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Antidepressants 'don't benefit dementia patients'

New research has indicated that dementia sufferers do not feel any benefit from taking certain types of antidepressant and could in fact be at greater risk from a range of possible side-effects.

According to PJ Online, a study conducted by a UK team and published in the Lancet last week found no reduction in symptoms of depression in a randomised trial including mirtazapine, sertraline and placebo pills.

"Analysis of the data suggests clearly that antidepressants, given with normal care, are not clinically effective," the report stated. "This finding implies a need to change the present clinical practice."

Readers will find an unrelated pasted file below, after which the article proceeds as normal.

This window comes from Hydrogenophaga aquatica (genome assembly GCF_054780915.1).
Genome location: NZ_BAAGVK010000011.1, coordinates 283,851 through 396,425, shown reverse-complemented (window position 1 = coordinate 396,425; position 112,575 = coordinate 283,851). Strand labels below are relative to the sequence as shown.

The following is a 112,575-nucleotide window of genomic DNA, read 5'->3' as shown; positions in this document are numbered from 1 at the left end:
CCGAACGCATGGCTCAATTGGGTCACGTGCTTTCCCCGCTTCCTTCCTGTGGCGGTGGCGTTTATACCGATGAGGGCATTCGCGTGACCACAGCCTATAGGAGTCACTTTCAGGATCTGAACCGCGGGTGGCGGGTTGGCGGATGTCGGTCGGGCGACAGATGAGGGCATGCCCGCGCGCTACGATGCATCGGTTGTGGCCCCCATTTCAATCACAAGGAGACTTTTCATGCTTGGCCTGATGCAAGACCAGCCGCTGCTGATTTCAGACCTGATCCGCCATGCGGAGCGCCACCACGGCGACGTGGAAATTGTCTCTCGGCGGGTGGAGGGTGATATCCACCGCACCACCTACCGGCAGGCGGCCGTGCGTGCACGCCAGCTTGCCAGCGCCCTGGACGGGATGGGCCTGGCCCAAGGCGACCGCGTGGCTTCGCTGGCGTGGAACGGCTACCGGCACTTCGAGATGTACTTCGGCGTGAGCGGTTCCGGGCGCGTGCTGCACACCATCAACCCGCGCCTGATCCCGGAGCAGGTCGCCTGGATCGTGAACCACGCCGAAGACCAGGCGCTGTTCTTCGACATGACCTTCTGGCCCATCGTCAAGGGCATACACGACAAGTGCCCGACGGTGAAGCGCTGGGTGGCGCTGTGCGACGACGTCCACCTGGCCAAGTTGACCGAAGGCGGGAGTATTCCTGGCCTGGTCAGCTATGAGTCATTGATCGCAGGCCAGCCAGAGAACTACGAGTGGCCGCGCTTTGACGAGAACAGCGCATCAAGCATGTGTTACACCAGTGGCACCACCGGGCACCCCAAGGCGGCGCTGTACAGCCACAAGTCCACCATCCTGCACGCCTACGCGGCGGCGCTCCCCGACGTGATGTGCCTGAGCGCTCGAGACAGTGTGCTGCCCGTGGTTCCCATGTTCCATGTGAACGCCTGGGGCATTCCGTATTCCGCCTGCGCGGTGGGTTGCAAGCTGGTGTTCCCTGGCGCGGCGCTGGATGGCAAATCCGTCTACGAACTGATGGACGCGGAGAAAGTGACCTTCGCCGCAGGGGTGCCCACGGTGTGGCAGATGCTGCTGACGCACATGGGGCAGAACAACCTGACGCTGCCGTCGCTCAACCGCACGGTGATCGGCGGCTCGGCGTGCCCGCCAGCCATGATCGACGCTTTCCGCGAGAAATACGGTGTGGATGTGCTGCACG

Henry Brodaty of New South Wales University's School of Psychiatry claimed the probe was the largest of its kind into the impact of antidepressants on dementia symptoms, but pointed out they are still effective for some elderly people with depression.

Last week, Professor June Andrews from the Dementia Services Development Centre at the University of Stirling insisted living healthily can reduce the likelihood of developing conditions such as Alzheimer's in later life.

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Antidepressants 'don't benefit dementia patients'
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